how can you say that after stating that learning on your own would help to find your way into the next edition of accidents???? confused.gif

Edited by RuMR

Share this post


Link to post
Share on other sites
I led non-technical climbs in the Sierra at age 13, bought Mountaineering: the freedom of the hills when I was 14, and by age 16 or 17 I was climbing grade IV's and V's in the Tetons and the Bugaboos. I bet if I had taken a Mountaineers course I wouldn't have dared do any of that.

 

Again: I'm not down on getting good instruction. I'm simply saying the argument that it is essential is just plain wrong. And I'm quite happy I never ran into someone who told me I wasn't safe to go climbing in the Tetons when none of us had passed any formal test. I'm sure glad you didn't call my parents to warn them of the danger, either. We had a blast!

 

Like Matt, I managed to make my way up a couple Grade IV's in my formitive years (though probably not in as good a style) that both turned into epics on the descent. Perhaps if I had been in the Mountaineers I would have known to "bring a headlamp" or "start the climb before 10:00 a.m." But, in retrospect, I'm glad I went for it and fucked up but learned the many lessons I did on those climbs. Not that this is necessarily relevant, but just thought I'd share. tongue.gif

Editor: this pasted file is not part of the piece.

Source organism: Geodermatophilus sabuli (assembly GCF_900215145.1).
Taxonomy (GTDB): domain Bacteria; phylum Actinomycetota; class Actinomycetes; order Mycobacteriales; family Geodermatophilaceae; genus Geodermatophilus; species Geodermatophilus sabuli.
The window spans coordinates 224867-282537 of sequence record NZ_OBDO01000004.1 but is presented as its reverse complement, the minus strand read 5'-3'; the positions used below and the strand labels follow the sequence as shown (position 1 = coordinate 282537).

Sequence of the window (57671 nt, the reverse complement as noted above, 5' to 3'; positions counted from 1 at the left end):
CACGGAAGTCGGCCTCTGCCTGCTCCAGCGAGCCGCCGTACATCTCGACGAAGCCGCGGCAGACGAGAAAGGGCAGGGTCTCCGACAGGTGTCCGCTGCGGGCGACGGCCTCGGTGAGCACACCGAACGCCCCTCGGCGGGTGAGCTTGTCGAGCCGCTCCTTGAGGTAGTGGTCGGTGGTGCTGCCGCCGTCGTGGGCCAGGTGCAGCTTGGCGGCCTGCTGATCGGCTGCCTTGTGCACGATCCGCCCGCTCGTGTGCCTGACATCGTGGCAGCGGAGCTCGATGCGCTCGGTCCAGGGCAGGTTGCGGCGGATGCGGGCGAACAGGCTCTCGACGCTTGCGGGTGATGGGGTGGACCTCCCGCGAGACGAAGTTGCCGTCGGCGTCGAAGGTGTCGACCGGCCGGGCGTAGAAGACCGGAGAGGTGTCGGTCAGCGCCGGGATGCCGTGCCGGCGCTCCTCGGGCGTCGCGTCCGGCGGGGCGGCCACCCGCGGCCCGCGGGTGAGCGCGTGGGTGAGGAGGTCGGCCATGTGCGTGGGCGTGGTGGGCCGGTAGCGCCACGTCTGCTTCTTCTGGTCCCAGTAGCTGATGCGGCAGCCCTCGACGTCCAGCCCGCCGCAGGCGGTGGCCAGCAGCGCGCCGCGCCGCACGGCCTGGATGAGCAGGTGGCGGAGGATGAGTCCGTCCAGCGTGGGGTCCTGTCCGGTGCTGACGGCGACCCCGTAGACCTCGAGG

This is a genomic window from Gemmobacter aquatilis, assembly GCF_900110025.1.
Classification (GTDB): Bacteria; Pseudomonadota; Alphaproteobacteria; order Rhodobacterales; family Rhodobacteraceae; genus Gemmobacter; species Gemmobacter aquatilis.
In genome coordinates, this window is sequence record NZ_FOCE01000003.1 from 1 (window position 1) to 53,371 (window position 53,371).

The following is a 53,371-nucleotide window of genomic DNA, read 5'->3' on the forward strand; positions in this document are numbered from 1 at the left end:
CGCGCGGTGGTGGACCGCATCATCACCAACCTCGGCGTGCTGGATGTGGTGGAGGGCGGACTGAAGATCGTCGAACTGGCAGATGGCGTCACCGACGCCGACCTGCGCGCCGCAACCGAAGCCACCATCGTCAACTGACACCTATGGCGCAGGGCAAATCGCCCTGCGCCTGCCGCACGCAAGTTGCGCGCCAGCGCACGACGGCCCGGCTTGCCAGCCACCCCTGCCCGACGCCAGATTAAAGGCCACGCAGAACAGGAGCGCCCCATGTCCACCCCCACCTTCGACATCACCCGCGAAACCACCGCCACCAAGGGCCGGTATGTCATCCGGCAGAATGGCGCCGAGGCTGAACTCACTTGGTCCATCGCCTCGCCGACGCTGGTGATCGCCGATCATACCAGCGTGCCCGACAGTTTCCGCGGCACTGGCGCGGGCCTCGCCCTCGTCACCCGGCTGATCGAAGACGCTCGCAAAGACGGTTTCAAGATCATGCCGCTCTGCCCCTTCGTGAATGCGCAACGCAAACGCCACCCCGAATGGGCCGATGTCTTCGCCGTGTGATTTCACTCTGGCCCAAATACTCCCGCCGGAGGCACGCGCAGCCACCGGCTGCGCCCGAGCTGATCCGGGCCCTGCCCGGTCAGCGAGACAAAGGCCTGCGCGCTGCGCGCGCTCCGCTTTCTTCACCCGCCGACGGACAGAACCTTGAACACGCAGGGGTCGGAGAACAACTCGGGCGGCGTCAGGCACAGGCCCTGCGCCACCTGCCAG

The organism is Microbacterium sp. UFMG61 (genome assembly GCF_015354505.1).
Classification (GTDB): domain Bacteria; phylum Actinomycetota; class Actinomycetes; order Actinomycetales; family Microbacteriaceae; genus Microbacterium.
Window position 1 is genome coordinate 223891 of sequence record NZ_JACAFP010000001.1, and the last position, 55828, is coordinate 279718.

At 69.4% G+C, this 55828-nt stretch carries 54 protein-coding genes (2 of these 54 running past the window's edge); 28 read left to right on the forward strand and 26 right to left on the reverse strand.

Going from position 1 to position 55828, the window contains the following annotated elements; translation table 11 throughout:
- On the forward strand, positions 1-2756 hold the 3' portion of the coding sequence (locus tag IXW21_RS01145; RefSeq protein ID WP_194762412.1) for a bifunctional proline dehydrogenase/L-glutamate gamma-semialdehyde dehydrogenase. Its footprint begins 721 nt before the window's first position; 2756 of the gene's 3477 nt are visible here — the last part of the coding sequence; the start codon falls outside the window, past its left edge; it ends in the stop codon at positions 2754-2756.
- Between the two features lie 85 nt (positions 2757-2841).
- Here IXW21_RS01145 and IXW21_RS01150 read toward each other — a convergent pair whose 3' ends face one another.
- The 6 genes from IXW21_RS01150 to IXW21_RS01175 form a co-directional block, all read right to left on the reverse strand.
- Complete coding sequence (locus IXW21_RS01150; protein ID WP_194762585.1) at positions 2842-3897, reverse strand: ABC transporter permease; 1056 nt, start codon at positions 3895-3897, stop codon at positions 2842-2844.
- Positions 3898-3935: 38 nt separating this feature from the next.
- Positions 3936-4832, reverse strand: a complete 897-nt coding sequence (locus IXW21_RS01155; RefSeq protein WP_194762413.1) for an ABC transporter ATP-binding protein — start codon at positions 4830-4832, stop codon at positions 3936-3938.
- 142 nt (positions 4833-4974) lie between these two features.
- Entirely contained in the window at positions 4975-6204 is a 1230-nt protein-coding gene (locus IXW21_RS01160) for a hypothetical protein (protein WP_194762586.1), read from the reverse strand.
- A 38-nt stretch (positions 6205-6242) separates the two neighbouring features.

Share this post


Link to post
Share on other sites

KK,

 

I dont see anybody here arguing that you have to climb grade IV or V routes to enjoy climbing. I don't see anybody arguing that your way of approaching learning about the sport is wrong, either. What I see is you saying that somebody else's approach is "WRONG." And you take a cheap shot at me just because - what - I pursued the sport more aggressively at a younger age than you did?

 

You don't see me putting down anybody for being a peak-bagger or a newbie and I don't put you down for being dedicated to promoting the Mountaineers. How 'bout you agree not to put the rest of us down if we don't agree with you?

Share this post


Link to post
Share on other sites
Guest
This topic is now closed to further replies.
Sign in to follow this  

×